For those keeping score at home, this weekend saw two unwelcome comments on United States foreign policy by unqualified outsiders. First came Vladimir Putin, that wretched murderer of journalists abroad, accusing America of sparking a nuclear arms race with its unilateral military misadventures in the Middle East. Excuse us for bristling at being condescended to on the topic of nuclear proliferation by the likes of an increasingly undemocratic Russia. If Vlad were losing so much sleep over rogue nations hastening their efforts to produce nukes, you'd think he might change his position on sanctions for Iran. Indeed the mullah's and their hysterical charlatan president present the greatest current threat to igniting a regional nuclear arms race, and they do so under cover of an apologist Russia in the UN Security Council. North Korea, another nuke-ambitious nation enslaved to a ridiculous, cruel despot, can also boast of Russian protection for its march towards the ultimate deterrent. As late as June 2006, Russia was noisily threatening a veto of involuntary sanctions against Kim Jong Il. Months later the world witnessed as that incomparable madman tested, somewhat successfully, a nuclear weapon. However atrociously bungled the Iraq war has been, at the very least it can be claimed that it was fought precisely to prevent the globe's most devastating weapons from landing in the hands of its most vile dictators. In contrast with the United States, Putin's Russia has been quite slow in offering its treasure, or the lives of its young men, in the pursuit of that end. In fact, when given the chance, it seems to have diplomatically given its consent. It is with that fact in mind that I suggest that Mr. Putin has not yet earned the right to lecture America on this crucial topic.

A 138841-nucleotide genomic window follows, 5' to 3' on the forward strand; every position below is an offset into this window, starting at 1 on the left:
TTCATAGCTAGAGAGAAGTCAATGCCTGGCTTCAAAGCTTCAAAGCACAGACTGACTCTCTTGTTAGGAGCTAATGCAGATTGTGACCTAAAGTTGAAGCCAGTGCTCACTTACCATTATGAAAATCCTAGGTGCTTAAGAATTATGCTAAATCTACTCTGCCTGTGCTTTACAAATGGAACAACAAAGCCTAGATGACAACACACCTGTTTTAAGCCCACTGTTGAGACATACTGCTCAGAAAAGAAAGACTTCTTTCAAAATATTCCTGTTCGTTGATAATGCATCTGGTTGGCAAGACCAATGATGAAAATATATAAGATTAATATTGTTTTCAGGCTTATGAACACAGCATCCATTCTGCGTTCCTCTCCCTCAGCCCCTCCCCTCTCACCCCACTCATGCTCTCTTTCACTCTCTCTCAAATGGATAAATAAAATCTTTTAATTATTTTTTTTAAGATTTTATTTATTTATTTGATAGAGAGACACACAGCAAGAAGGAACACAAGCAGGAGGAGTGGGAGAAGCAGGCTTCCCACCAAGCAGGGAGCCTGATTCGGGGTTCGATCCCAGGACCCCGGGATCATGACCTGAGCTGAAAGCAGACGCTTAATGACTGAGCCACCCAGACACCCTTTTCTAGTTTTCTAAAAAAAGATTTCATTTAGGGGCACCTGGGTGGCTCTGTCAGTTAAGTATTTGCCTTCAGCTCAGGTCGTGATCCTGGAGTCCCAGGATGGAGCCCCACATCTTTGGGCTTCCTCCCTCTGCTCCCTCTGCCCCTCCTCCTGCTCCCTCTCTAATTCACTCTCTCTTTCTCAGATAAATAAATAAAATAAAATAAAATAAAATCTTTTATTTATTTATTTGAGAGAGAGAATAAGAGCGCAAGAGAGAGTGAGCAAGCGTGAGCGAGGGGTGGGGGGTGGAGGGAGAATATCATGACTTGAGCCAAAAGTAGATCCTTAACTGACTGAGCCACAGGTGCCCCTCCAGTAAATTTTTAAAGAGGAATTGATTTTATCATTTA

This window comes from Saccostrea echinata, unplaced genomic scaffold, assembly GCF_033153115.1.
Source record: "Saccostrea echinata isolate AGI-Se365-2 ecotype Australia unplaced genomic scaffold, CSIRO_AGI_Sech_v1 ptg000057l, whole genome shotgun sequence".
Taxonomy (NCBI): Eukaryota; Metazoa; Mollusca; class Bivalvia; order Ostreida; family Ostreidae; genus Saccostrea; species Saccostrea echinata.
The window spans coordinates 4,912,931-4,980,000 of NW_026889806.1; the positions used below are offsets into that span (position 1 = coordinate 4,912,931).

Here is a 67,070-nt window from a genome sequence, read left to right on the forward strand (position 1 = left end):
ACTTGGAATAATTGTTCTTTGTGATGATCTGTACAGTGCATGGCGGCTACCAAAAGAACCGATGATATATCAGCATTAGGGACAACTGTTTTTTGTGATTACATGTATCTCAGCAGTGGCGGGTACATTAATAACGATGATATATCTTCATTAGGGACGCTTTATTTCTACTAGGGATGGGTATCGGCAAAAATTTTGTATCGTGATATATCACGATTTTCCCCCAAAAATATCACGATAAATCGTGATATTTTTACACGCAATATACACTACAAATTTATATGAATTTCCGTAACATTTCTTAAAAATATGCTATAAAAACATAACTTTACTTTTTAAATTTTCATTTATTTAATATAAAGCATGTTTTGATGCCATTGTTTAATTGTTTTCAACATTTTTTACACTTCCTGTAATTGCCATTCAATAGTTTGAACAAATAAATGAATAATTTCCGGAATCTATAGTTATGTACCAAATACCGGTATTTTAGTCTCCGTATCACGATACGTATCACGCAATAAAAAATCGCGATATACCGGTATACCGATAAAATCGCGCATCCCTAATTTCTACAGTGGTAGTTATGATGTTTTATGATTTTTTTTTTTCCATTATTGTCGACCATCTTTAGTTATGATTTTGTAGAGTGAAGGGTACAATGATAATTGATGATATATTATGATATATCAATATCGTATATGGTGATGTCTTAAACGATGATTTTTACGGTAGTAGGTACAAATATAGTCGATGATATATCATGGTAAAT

As if that unsolicited meddling were not enough, on Sunday, John Howard, Australia's big mouthed conservative prime minister had the audacity to suggest that a victory for the democratic party, and in particular Barack Obama, would be a victory, or in the very least an occasion to be celebrated, for Al Qaeda. He offered this comment, ostensibly, as a response to Mr. Obama's stated aim to relieve our troops of their duty in Iraq by the close of 2008. What Mr. Howard so grossly misunderstands is that it is America, and its elected leaders, who will decide when its sacrifice has become too much to endure. Australia has, currently, all of one thousand troops in Iraq, many of those in non combat zones. If the Australian PM so passionately believes that a troop withdrawal in Iraq would be a boon for Al Qaeda, then perhaps he is prepared to offer his country's own military in the place of ours. February, a short month not even half over, alone has seen the sacrifice of 36 more of our boys. It's worth mentioning that I can't recall the last Aussie casualty in mesopotamia: surely its been over a year. Which is to say, to John Howard, thankyou for your actionless punditry but we'll decide when enough is enough.